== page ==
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About this book

This book examines attempts to influence the outcome of the negotiations between Iran and the United States over Iran’s nuclear capabilities. In particular, it focuses on struggles within the United States around public and congressional opinion with regard to the accord. Trying to prevent a successful outcome to the talks became a cottage industry in Washington, with the casino billionaire Sheldon Adelson being just one of those who were pouring millions of dollars into the effort. On the pro-diplomacy side, there were a wide range of religious, peace, and arms control groups with some financial support coming from the Ploughshares Fund trying to create the space for a negotiated agreement. The tactics of both sides of the debate are described and analyzed to show how a contentious foreign policy issue can become not just a decision for high-level government decision makers, but a wide-ranging fight that involves scores of nongovernmental organizations, the media, and thousands of activists.

Table of Contents

Frontmatter

Chapter 1. Introduction

The introductory chapter describes how the Iran nuclear agreement became the most hotly debated foreign policy issues in recent years. Republicans in the Senate even went so far as to write an open letter to Iranian officials to urge them not to assume an agreement would last. It was a shocking act, but it demonstrated the depth of feelings among those who opposed the nuclear deal. All the contenders for the Republican nomination for president in 2016 condemned the agreement and most said they would scrap it immediately if they were elected. For his part, President Obama saw the deal as one of his biggest foreign policy achievements. Hundreds of organizations and thousands of people expressed their support for or opposition to the deal.
Dennis C. Jett

Chapter 2. A Bit of History

Each country has its own version of history. The differing views of the relationship between the United States and Iran made negotiating a long and complex agreement even more difficult. Iran remembers that the CIA support for the overthrow of Prime Minister Mossadegh in 1953 and American support for Iraq in a war cost over a million Iranian lives. For Americans, the takeover of the embassy in Tehran and the holding of its staff for 444 days are the most memorable events. The negotiations were also made difficult by the fact that the negotiating partners of the United States—China, France , Russia, Great Britain and Germany —all had their own priorities, and Israel also felt it had vital interests at stake.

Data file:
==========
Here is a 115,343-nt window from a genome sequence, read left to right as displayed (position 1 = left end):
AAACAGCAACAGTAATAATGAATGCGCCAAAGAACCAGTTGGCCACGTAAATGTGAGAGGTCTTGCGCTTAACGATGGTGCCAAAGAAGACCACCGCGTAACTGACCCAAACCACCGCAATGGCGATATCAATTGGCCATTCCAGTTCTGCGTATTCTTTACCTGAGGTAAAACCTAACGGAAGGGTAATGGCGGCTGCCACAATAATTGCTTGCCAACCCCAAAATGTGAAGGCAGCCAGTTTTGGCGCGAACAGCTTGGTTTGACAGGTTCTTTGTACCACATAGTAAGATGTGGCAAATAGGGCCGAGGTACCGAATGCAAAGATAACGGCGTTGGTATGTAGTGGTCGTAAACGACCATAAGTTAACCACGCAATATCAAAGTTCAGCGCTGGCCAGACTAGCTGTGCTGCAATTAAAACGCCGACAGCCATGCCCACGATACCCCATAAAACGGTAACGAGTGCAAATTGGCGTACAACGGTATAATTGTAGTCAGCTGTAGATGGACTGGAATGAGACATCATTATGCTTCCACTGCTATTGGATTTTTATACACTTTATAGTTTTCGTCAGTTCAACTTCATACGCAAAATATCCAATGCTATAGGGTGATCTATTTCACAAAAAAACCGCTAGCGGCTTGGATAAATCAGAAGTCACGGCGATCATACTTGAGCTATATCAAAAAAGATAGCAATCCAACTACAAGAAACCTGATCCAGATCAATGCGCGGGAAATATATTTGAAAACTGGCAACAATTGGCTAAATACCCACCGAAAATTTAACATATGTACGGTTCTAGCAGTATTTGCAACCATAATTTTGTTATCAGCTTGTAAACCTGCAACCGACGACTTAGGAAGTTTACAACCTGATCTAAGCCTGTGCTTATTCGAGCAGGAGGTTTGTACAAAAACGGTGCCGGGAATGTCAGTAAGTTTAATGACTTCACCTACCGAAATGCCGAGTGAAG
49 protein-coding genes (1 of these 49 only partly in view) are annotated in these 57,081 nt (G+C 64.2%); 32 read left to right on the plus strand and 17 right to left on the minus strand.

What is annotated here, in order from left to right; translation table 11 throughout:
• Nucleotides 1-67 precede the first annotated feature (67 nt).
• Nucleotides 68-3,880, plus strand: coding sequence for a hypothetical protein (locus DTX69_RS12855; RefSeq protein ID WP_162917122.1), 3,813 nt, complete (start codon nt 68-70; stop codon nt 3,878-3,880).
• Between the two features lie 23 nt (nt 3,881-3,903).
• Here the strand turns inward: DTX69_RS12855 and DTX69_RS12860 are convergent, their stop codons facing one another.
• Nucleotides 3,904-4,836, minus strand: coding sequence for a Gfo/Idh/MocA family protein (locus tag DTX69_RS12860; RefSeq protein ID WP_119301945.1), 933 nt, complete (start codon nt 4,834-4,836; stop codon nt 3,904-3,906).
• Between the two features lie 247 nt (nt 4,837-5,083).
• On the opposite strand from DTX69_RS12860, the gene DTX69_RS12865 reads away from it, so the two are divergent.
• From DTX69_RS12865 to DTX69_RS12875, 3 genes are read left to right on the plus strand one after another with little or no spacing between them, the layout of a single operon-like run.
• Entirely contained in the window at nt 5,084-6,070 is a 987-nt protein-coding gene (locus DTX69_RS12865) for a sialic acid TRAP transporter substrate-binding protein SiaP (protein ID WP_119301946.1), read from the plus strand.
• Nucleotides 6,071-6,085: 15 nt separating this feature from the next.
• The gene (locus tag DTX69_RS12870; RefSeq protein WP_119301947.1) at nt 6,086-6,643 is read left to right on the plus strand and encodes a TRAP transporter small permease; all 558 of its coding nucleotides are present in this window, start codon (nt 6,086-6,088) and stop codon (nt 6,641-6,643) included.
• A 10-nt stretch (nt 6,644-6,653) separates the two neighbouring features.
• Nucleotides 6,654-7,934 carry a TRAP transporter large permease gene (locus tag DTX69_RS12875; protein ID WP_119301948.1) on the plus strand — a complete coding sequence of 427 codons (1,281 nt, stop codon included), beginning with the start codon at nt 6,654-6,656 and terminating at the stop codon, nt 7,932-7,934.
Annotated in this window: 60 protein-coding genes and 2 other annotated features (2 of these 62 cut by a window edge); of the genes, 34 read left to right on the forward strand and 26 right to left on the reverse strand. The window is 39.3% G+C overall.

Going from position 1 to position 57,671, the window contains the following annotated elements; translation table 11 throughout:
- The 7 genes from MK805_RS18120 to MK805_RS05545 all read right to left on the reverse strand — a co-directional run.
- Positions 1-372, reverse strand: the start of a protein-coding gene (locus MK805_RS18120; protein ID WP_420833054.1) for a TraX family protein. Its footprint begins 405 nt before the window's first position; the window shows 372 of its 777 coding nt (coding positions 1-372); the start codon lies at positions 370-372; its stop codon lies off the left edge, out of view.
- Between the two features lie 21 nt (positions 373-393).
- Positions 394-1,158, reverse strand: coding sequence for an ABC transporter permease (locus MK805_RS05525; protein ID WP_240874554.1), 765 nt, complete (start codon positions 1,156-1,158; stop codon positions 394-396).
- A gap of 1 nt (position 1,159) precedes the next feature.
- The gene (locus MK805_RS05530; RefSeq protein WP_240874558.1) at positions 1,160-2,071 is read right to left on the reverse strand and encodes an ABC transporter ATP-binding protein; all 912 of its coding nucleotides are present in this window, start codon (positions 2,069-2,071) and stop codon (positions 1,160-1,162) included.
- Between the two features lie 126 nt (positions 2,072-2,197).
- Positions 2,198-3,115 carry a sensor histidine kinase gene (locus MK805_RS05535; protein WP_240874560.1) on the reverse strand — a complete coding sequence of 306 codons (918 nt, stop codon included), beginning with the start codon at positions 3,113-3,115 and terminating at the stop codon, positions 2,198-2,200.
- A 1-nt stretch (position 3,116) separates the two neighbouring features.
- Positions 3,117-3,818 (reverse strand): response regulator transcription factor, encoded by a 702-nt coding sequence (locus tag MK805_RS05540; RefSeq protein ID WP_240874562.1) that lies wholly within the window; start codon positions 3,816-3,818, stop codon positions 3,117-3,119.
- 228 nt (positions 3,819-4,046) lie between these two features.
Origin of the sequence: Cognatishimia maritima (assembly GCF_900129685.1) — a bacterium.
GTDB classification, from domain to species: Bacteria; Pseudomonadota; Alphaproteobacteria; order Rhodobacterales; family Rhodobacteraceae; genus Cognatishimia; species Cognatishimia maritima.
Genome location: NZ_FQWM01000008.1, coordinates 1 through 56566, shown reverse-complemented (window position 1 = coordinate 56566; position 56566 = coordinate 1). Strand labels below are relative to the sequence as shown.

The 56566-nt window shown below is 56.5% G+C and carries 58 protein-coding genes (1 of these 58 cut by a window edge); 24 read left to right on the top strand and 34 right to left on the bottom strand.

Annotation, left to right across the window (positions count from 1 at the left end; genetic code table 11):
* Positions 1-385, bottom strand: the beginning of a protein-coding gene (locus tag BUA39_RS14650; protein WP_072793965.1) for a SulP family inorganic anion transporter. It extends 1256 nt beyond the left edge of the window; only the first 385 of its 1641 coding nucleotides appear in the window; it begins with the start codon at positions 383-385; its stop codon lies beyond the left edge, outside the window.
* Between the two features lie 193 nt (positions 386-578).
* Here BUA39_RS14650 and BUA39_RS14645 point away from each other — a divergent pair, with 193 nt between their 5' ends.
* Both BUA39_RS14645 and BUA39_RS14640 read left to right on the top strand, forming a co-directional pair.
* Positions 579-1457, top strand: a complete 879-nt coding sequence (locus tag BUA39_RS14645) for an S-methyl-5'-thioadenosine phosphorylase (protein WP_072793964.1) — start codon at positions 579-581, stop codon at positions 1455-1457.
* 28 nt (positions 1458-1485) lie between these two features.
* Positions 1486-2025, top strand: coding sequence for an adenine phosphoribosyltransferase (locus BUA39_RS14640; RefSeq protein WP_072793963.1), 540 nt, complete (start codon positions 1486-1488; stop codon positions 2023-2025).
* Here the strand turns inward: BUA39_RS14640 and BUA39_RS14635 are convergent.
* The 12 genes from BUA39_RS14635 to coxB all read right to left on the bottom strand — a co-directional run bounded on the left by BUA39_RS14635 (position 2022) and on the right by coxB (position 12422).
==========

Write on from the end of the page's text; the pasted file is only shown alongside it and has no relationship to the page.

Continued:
Dennis C. Jett

Chapter 3. Who Was Involved

There were hundreds of organizations and hundreds of thousands of individuals who supported or opposed the Iran nuclear agreement. A number of them are described in this chapter. It begins with a list of the billionaires who used their wealth to fund opposition or support for the agreement. Sheldon Adelson, the casino billionaire spread millions among a number of organizations opposing the deal. AIPAC, considered one of the most powerful lobbies in Washington, spent at least $20 million and perhaps twice that in a losing effort to defeat the agreement. The chapter covers ten different organizations in detail and discusses how globalization, partisan politics, the increasing elusiveness of truth, technology and money were used to advance arguments for and against the agreement.
Dennis C. Jett

Chapter 4. The Tactics Used

The two sides in the debate over the Iran nuclear agreement used a broad range of tactics to get their message across as they tried to sway public opinion and pressure wavering congressmen and senators. All the traditional methods were used—television ads, petitions, demonstrations, and so on—but technology and social media have opened up new ways to conduct these campaigns and bring the like-minded together to try to influence the policymaking process. Supporters of the deal were accused of creating an echo chamber at the direction of the White House to repeat and amplify arguments in favor of it. In reality, both sides had their own echo chambers and used friendly media and politicians to attempt to make their point of view the dominate one.
Dennis C. Jett

Chapter 5. The Results and the Future

The negotiations over the Iran nuclear agreement were successful because President Obama was determined not to save one of his most important foreign policy achievements. The opponents of the deal have not given up, however, and continue to work to undermine it. While a candidate, Donald Trump, said it was yet another horrible deal that he would tear up and renegotiate. As president, at least at the beginning of his term, he has been more cautious. Administration officials have continued to criticize it but have acknowledged that Iran is complying with it. They also know that America’s negotiating partners will not kill the agreement simply because the USA wants to end it. So, the future of the agreement is likely to remain uncertain.
Dennis C. Jett

Backmatter

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